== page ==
I really enjoyed reading Bill Taylor’s letter to his students about academic integrity. I like the emphasis on a two-way relationship between teacher and learner, based on trust. I agree with the idea that the importance of academic integrity is something that should be promoted at University in preparation for life in general and contributing to a healthy, functional society. This is something I do value in my relationship with my students, and I do have expectations of them and standards for myself when it comes to academic integrity, but I do not make this explicit in the manner that Taylor chooses to. Instead, within each myelearning course shell, I provide them with the University guidelines regarding plagiarism at the beginning of each course (regardless of which year they are in), alongside online resources for how to avoid unintentional plagiarism.
Despite this, plagiarism is something I had to deal with constantly since beginning my lectureship. My overall impression is that students emerging from secondary education in Trinidad are lacking a fundamental understanding of why using unacknowledged sources is wrong – both morally and intellectually. I would suspect that this is thanks to being generally rewarded for right answers (not thought processes) during primary and secondary education. For example, I often find myself reminding students that I do not set assignments because I don’t know the answer (I usually do, or could just google it anyway!) but rather because I am trying to gauge their grasp of a concept and encourage them to engage with the topic! This sometimes surprises them. Beyond that, I think many have also never acknowledged the idea of intellectual property: that the things that they read in papers and on websites have been thought or, researched or written by other people and it is not right or fair to neglect to mention them or, worse, imply that they are your ideas or words. This ignorance and naivety means that I do tend to treat first-time cases of plagiarism as an educational experience in their own right, rather than as an offence to be punished.
Usually, this involves inviting them in for a face-to-face chat to discuss what they did wrong, and why this is a problem (see above). Here, discretion is necessary. If I am convinced that the student genuinely misunderstood what plagiarism is, then I spend time explaining in detail and checking they understand though discussion, and then I tend to give them a chance to resubmit with a late penalty attached. If it is clear that they consciously plagiarised – or even copied from another student – then they also receive the same talk, but receive zero marks for that assignment. In both instances, I find Turnitin software extremely useful, as I can show them on my computer screen exactly what they did wrong – and suggest how they could have avoided such issues (quotation marks, citations, rewording). The most common issue that arises is cosmetic paraphrasing, but I have also dealt with cases where students have admitted to straightforward answer-swapping for tutorial worksheets. The excuse here tends to be about work load – but I emphasise that plagiarism should never be an option, no matter what. I make it clear that it is always better to negotiate an extension if things get that bad. If Level Two plagiarism (see UWI Plagiarism Policy) was detected in the same students work more than once, I think I would have no choice to refer the student to official procedures, but so far this has never been necessary, and it seems that in most cases it is possible to deal with cases without taking it to this level (Bates, 2010).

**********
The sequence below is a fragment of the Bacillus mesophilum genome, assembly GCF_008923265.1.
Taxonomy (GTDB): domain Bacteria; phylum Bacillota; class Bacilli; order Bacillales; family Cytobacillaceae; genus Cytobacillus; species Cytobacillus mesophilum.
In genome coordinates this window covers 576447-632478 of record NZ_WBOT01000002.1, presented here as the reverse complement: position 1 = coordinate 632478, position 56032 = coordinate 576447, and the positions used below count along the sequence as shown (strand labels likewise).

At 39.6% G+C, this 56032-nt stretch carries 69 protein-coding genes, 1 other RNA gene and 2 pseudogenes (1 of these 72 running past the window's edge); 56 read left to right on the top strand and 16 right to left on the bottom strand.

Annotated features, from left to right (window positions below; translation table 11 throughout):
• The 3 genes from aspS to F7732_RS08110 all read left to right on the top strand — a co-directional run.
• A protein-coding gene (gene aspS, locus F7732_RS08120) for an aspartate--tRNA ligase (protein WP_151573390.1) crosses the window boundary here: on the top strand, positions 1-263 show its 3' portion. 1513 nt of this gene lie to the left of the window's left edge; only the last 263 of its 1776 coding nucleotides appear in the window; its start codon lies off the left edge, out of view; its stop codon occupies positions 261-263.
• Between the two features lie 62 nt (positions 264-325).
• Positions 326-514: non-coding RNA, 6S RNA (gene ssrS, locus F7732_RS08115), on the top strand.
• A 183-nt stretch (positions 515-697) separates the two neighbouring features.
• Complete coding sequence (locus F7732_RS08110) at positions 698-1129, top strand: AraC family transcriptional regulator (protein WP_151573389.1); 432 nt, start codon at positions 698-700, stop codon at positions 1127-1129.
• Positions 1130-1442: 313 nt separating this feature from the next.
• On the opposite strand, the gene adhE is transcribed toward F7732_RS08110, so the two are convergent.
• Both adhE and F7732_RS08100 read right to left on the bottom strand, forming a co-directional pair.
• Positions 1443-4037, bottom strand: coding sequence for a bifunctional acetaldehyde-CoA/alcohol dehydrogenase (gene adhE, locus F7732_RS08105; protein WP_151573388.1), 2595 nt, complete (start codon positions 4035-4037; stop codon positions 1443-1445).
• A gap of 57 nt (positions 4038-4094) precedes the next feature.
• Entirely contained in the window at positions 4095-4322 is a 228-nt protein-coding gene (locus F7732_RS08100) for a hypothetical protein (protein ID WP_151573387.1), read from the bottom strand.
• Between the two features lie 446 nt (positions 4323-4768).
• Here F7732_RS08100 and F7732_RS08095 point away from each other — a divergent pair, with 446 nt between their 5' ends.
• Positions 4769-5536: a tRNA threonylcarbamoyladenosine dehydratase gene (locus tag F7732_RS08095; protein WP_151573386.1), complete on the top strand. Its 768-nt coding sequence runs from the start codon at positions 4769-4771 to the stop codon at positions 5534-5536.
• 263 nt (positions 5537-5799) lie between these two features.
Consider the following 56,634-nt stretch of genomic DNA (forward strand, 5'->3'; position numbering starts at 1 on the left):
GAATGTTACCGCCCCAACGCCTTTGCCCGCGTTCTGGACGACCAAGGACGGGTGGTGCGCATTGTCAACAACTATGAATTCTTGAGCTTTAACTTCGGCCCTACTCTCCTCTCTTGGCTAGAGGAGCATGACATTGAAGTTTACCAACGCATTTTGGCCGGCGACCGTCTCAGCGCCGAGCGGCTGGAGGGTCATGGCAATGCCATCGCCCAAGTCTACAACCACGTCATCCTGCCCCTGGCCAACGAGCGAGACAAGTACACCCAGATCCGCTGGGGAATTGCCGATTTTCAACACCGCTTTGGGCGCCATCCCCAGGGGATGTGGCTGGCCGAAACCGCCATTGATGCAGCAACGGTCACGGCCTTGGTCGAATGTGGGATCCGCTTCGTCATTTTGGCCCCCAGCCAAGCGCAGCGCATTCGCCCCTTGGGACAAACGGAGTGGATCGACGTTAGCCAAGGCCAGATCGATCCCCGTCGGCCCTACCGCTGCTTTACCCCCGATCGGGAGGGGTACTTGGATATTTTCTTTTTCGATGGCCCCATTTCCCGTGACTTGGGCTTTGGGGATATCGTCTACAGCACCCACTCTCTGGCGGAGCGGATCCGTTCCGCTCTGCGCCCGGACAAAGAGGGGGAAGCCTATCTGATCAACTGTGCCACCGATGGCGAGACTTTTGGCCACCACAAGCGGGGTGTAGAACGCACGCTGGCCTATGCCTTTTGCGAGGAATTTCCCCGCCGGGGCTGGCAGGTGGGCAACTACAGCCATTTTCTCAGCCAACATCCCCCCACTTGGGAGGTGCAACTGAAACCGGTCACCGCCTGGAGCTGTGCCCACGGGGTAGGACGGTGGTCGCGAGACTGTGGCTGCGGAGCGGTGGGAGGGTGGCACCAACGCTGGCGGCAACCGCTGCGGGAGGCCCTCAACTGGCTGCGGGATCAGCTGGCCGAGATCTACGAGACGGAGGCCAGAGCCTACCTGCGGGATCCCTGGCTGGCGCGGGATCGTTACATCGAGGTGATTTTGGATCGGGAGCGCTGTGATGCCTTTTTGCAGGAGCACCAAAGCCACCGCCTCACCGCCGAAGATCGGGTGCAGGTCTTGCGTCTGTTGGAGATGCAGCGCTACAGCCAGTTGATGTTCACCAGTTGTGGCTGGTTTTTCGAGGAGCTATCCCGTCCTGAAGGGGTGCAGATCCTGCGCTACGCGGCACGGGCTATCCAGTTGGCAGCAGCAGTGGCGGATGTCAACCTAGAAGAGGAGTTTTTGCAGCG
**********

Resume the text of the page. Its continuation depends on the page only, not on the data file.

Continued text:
I had not thought about it deeply before, but I do use Turnitin as an educational tool, as well as a time-saver for filtering out those assignments that require extra scrutiny for potential plagiarism, and then judging those who have plagiarised. I tend to concentrate on any with more than 10% similarity, but frequently find that the % is not correlated with the extent of plagiarism at all; 20% can be fine, while 11% might be serious Level II plagiarism. The downside of Turnitin is that, no matter how many times I emphasise that the % is not the important thing, I still get students panicking about their precise %, often unnecessarily, and I think this can distract from the idea of academic integrity and what the actual reason for not plagiarising is – and the tools to avoid it. It can also encourage the idea of changing a few words here and there until you hit the ‘magic’ acceptable %. Still, I am not sure there is a perfect solution to this problem and I am immensely grateful to be teaching in a world where Turnitin exists (although Talab (2004) describes some alternatives).
Reading Bill Taylor’s letter has inspired me to adapt my own course introductory letter to include a paragraph on academic expectations, trust and integrity, in the hope that this will help my students think more deeply about why plagiarism is unacceptable and deter them from seeing Turnitin submissions as a hoop to jump through. After all, academic integrity is something that we can and should help students to acquire during their University career, as it is just as important as the knowledge and skills that we impart in terms of producing the next generation of academics, not to mention members of society in general.
Bates, Tony (2010) Cheating in Online Learning. http://www.tonybates.ca/2010/08/21/cheating-in-online-learning/
Talab, R. (2004). A student online plagiarism guide: Detection and prevention resources (and copyright implications!). TechTrends, 48 (6), 15.
Taylor, B. (2004). Academic integrity: A letter to my students. http://oue.umbc.edu/files/2015/09/letterToMyStudents.pdf
This is a place where I can reflect upon both on my teaching experiences as a new lecturer, and on my learning experiences as a student on the Certificate of University Teaching and Learning course.